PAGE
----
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Author Topic: 64-bit Windows  (Read 3124 times)
neonpolaris
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« on: February 12, 2009, 01:29:23 PM »

I've been shying away from 64-bit Windows since the first time I saw a 64-bit XP.  I've only heard nightmare stories of poor driver support, programs not working, certain features of programs not working, etc.  Especially things like underground-type software.  I've looked at 64-bit Vista, and now 64-bit Windows 7 beta.  I was wondering from those of you that have used them, what do you think?  What kind of problems have you had as compared to a 32-bit OS?  It seems like support for them should be pretty solid by now, and I'll probably give it a try on my laptop sometime this week (runs 32-bit Vista and Windows 7 fine, I'll try 64-bit 7), so I was just wondering what those of you out there thought.  This seems like as good a place as any to ask, since it's more likely to have a base of people with some actual technical ability, and can overcome simple problems.  Let me know what you think, I feel as though I'm wasting the ram in this machine otherwise.
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k0mpresd
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« Reply #1 on: February 12, 2009, 04:12:04 PM »

i installed the 64 bit 7 beta on desktop without a hitch. a lot of the drivers installed automatically. i only had to install 1 driver and that was for a nic card on the mainboard. mainboard has 2 nics, 2 different brands.
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neonpolaris
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« Reply #2 on: February 12, 2009, 07:18:32 PM »

Have you tried any of the Windows Xbox tools (Jungleflasher, Xtractor Reader, etc) on it?
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« Reply #3 on: February 12, 2009, 07:34:39 PM »

XP 64bit Yes, Vista 64bit no - anything Vista, NO ... 64 bit Windows is way better then XP 32bit because it utilizes the 64bit side of the CPU (so things are faster), everything of mine works except my firewall (so for me, because of that, I can't use it) however....using it for xbox's i'd stay away from it. XP 32bit for maximum compatibility and less problems

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k0mpresd
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« Reply #4 on: February 12, 2009, 09:22:04 PM »

Have you tried any of the Windows Xbox tools (Jungleflasher, Xtractor Reader, etc) on it?
no. all of that stuff is on my xp partition/hdd for ease of use and reliability.
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neonpolaris
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« Reply #5 on: February 13, 2009, 02:48:25 AM »

You see, that's just what I'm talking about.  Everyone says 64-bit seems to work well, "except for".  One thing or the other, always.  I would never be doing any of the Xbox stuff with my laptop, I've got an old desktop with XP for that.  But it seemed like the perfect example of the type of thing I would expect to not work.

I already dual boot Windows/Ubuntu.  The differences between the OS's are stark, and certain things I just can't do on one or the other.  But why should I bother with 64-bit Windows if the 32-bit does everything that the 64-bit does, and more?  That is, I wouldn't be using 64-bit until I needed something only 32-bit could do, then boot into 32-bit.  I'd just stay in 32-bit.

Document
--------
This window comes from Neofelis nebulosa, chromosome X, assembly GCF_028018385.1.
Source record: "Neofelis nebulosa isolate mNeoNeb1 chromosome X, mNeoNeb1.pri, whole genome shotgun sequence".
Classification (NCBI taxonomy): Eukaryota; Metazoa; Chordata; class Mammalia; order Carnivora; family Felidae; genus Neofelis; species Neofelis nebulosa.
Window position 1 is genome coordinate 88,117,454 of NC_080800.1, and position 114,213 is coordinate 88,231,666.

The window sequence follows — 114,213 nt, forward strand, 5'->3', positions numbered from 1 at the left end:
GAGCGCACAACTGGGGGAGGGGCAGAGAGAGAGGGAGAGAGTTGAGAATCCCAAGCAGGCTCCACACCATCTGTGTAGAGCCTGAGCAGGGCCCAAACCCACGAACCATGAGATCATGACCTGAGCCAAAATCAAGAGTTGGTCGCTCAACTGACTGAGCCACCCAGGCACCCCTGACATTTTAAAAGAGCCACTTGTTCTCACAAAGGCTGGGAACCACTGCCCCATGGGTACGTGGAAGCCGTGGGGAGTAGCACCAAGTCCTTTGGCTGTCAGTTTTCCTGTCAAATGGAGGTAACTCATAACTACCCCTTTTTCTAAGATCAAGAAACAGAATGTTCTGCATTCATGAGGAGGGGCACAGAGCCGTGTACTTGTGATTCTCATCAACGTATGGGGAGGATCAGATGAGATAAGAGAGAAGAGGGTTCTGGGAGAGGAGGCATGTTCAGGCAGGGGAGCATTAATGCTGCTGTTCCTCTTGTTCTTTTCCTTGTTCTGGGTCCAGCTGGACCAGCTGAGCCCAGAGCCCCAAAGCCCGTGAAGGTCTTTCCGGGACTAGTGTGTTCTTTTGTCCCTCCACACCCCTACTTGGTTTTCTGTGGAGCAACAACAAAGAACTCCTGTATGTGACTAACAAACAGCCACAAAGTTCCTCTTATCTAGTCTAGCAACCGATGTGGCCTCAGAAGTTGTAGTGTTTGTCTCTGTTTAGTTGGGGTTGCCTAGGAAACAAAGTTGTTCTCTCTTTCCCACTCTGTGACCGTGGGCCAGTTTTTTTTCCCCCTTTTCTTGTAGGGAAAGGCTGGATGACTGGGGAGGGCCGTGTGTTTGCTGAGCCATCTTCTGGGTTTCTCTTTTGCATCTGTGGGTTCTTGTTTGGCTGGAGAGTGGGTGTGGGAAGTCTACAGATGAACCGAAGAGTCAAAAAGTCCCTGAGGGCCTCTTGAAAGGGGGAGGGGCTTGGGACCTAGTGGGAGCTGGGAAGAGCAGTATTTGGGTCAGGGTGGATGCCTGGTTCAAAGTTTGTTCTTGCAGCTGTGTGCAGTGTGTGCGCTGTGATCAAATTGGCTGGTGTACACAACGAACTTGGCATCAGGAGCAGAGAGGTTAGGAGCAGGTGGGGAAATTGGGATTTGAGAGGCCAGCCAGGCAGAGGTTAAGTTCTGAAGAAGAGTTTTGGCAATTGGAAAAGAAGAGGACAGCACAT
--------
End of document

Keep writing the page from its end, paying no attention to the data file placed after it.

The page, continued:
I am aware of the memory limit with 32-bit Windows, but I'm also aware of the additional overhead of addressing all memory in 64-bit.  And I haven't heard anything saying that the 64-bit "runs faster", unless you're running something that requires a ridiculous amount of memory.

My laptop has become a toy of sorts since I no longer use it at work, and I don't really use it at home either.  I'll probably throw Windows 7 64-bit on it this weekend just to check out compatibility of my favorite programs, if nothing else.  I downloaded both of the ISOs from the official Beta already, so it's just a matter of me taking the time.
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torne
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« Reply #6 on: February 13, 2009, 06:29:55 AM »

On x86, 64-bit execution isn't faster than 32-bit, in general. The added addressable registers and the like help, but the fact that all 64-bit instruction encodings require prefix bytes, and the fact that pointers and some data are bigger, makes code larger and hurts cache hit rates. There are some tasks for which it has a slight edge, and some tasks for which it's a little worse: there is certainly no clear advantage. All the hardware in the chip gets used whether you are in 64 or 32 bit mode: the real hardware will have more than the 16 addressable 64-bit registers anyway, so whichever mode you are in it will just continue to do register renaming to get more parallelism out of the code.

Unless you actually need to address more than ~3GB of physical RAM (depends what peripherals you have as to how much of your address space is stolen for PCI mappings and the like), or unless you are writing drivers that you need to test, there's not much point to bothering with a 64-bit windows install right now: at best, there are drivers for all your hardware and it works the same as the 32-bit version Smiley
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jelle2503
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« Reply #7 on: February 13, 2009, 06:43:54 AM »